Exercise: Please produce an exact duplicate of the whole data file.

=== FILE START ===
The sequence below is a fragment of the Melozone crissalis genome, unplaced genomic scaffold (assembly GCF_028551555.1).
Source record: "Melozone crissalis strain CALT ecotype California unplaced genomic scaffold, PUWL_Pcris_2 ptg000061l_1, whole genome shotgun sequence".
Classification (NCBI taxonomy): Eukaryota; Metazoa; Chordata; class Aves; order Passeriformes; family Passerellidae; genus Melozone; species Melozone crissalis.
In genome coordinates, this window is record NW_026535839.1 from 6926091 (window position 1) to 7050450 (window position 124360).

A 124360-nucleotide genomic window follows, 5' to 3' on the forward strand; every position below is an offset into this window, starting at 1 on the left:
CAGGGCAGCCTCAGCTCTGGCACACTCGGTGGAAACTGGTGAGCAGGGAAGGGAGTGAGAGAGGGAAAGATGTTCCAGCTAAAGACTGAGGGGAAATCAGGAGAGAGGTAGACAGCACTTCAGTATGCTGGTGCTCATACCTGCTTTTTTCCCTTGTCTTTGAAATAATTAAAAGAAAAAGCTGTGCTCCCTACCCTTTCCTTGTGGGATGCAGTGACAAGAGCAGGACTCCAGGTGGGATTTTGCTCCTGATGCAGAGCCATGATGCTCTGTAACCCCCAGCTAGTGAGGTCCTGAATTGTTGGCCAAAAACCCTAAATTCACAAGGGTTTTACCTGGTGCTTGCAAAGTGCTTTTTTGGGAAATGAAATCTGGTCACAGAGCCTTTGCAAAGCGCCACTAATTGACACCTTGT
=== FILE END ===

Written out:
The sequence below is a fragment of the Melozone crissalis genome, unplaced genomic scaffold (assembly GCF_028551555.1).
Source record: "Melozone crissalis strain CALT ecotype California unplaced genomic scaffold, PUWL_Pcris_2 ptg000061l_1, whole genome shotgun sequence".
Classification (NCBI taxonomy): Eukaryota; Metazoa; Chordata; class Aves; order Passeriformes; family Passerellidae; genus Melozone; species Melozone crissalis.
In genome coordinates, this window is record NW_026535839.1 from 6926091 (window position 1) to 7050450 (window position 124360).

A 124360-nucleotide genomic window follows, 5' to 3' on the forward strand; every position below is an offset into this window, starting at 1 on the left:
CAGGGCAGCCTCAGCTCTGGCACACTCGGTGGAAACTGGTGAGCAGGGAAGGGAGTGAGAGAGGGAAAGATGTTCCAGCTAAAGACTGAGGGGAAATCAGGAGAGAGGTAGACAGCACTTCAGTATGCTGGTGCTCATACCTGCTTTTTTCCCTTGTCTTTGAAATAATTAAAAGAAAAAGCTGTGCTCCCTACCCTTTCCTTGTGGGATGCAGTGACAAGAGCAGGACTCCAGGTGGGATTTTGCTCCTGATGCAGAGCCATGATGCTCTGTAACCCCCAGCTAGTGAGGTCCTGAATTGTTGGCCAAAAACCCTAAATTCACAAGGGTTTTACCTGGTGCTTGCAAAGTGCTTTTTTGGGAAATGAAATCTGGTCACAGAGCCTTTGCAAAGCGCCACTAATTGACACCTTGT